Bloomberg News

Nedcoffee Sees Vietnamese Coffee Output Sliding by 14%

January 16, 2013

Coffee production in Vietnam, the world’s biggest producer of robusta beans, will fall 14 percent in the season started in October because of immature flowerings, according to Amsterdam-based trader Nedcoffee BV.

Farmers in the Southeast Asian nation will reap 1.393 million metric tons of coffee in 2012-13, down from 1.62 million tons a year earlier, the trader, which has offices in Ho Chi Minh City, Vietnam, said in a monthly report e-mailed today. Nedcoffee’s new crop estimate is 5.9 percent smaller than its previous forecast of 1.48 million tons.

The “bad impact” of immature flowerings “now appears larger than expected,” Nedcoffee said. “The last bumper crop means the trees are in need of a small rest this year.”

Vietnamese farmers sold about 30 percent of their coffee stockpiles by Jan. 1, the trader estimated. At the current pace, growers will probably sell about 40 percent of their production by Tet, the festival that marks Vietnam’s Lunar New Year in February. Robusta coffee traded on NYSE Liffe has climbed 2.4 percent this year. The beans for March delivery were up 0.9 percent to $1,971 a ton by 5:23 p.m. in London.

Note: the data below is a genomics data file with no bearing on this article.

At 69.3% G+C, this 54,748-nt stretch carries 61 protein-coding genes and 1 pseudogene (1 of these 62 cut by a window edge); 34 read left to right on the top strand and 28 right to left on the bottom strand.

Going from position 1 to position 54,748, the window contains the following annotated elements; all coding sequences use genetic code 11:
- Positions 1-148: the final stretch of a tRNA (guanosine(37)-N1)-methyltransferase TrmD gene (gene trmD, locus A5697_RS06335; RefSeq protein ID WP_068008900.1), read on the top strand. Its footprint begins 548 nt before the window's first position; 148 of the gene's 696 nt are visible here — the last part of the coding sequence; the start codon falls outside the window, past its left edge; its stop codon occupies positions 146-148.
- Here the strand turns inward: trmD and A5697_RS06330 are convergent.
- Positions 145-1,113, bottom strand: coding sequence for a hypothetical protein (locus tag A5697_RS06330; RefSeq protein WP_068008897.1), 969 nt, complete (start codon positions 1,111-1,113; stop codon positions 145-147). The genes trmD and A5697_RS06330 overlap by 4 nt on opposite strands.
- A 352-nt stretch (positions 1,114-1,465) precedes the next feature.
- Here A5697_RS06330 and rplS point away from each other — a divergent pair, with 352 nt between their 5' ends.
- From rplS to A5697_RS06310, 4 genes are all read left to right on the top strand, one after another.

“Farmers keep selling steadily into any upward movements of Liffe, but so far there has been nothing of a pre-Tet selling wave like we used to see a few crops back,” Nedcoffee said.

Harvesting in Indonesia’s southern Sumatra, the main growing region of the world’s third biggest robusta producer, is already complete and 77 percent of the beans sold were delivered to the city of Bandar Lampung, Nedcoffee said.

Coffee shipments from the port of Panjang were 22,575 tons in December, while deliveries to all exporters in the area were 2,200 tons, confirming shippers’ stockpiles “came down significantly,” said Nedcoffee. The company has a factory there with milling capacity of 20 tons per hour, according to its website.

The weather in Indonesia has been “favorable” for bean development, and harvesting of the next crop will start by mid- March in most of the low-land regions and by the beginning of June for most of the highland areas, according to the report.

To contact the reporter on this story: Isis Almeida in London at Ialmeida3@bloomberg.net

To contact the editor responsible for this story: Claudia Carpenter at Ccarpenter2@bloomberg.net.


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